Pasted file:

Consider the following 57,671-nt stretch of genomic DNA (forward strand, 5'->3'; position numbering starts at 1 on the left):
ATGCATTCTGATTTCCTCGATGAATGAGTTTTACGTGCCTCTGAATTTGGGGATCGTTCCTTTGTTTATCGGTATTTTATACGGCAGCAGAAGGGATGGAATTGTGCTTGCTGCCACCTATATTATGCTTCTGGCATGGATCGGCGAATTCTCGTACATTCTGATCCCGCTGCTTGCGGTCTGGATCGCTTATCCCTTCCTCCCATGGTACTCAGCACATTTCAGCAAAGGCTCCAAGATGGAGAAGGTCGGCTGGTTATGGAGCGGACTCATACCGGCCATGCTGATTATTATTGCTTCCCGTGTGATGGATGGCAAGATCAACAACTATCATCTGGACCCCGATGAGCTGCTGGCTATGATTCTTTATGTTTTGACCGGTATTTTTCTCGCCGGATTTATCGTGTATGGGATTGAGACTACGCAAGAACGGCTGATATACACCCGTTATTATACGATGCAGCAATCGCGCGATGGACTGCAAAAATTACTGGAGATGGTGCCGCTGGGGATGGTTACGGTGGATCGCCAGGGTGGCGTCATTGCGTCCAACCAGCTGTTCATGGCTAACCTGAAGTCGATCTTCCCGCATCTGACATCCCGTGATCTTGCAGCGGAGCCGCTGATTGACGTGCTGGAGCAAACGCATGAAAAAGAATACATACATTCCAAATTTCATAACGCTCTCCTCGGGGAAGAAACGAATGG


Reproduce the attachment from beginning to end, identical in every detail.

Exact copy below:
Consider the following 57,671-nt stretch of genomic DNA (forward strand, 5'->3'; position numbering starts at 1 on the left):
ATGCATTCTGATTTCCTCGATGAATGAGTTTTACGTGCCTCTGAATTTGGGGATCGTTCCTTTGTTTATCGGTATTTTATACGGCAGCAGAAGGGATGGAATTGTGCTTGCTGCCACCTATATTATGCTTCTGGCATGGATCGGCGAATTCTCGTACATTCTGATCCCGCTGCTTGCGGTCTGGATCGCTTATCCCTTCCTCCCATGGTACTCAGCACATTTCAGCAAAGGCTCCAAGATGGAGAAGGTCGGCTGGTTATGGAGCGGACTCATACCGGCCATGCTGATTATTATTGCTTCCCGTGTGATGGATGGCAAGATCAACAACTATCATCTGGACCCCGATGAGCTGCTGGCTATGATTCTTTATGTTTTGACCGGTATTTTTCTCGCCGGATTTATCGTGTATGGGATTGAGACTACGCAAGAACGGCTGATATACACCCGTTATTATACGATGCAGCAATCGCGCGATGGACTGCAAAAATTACTGGAGATGGTGCCGCTGGGGATGGTTACGGTGGATCGCCAGGGTGGCGTCATTGCGTCCAACCAGCTGTTCATGGCTAACCTGAAGTCGATCTTCCCGCATCTGACATCCCGTGATCTTGCAGCGGAGCCGCTGATTGACGTGCTGGAGCAAACGCATGAAAAAGAATACATACATTCCAAATTTCATAACGCTCTCCTCGGGGAAGAAACGAATGG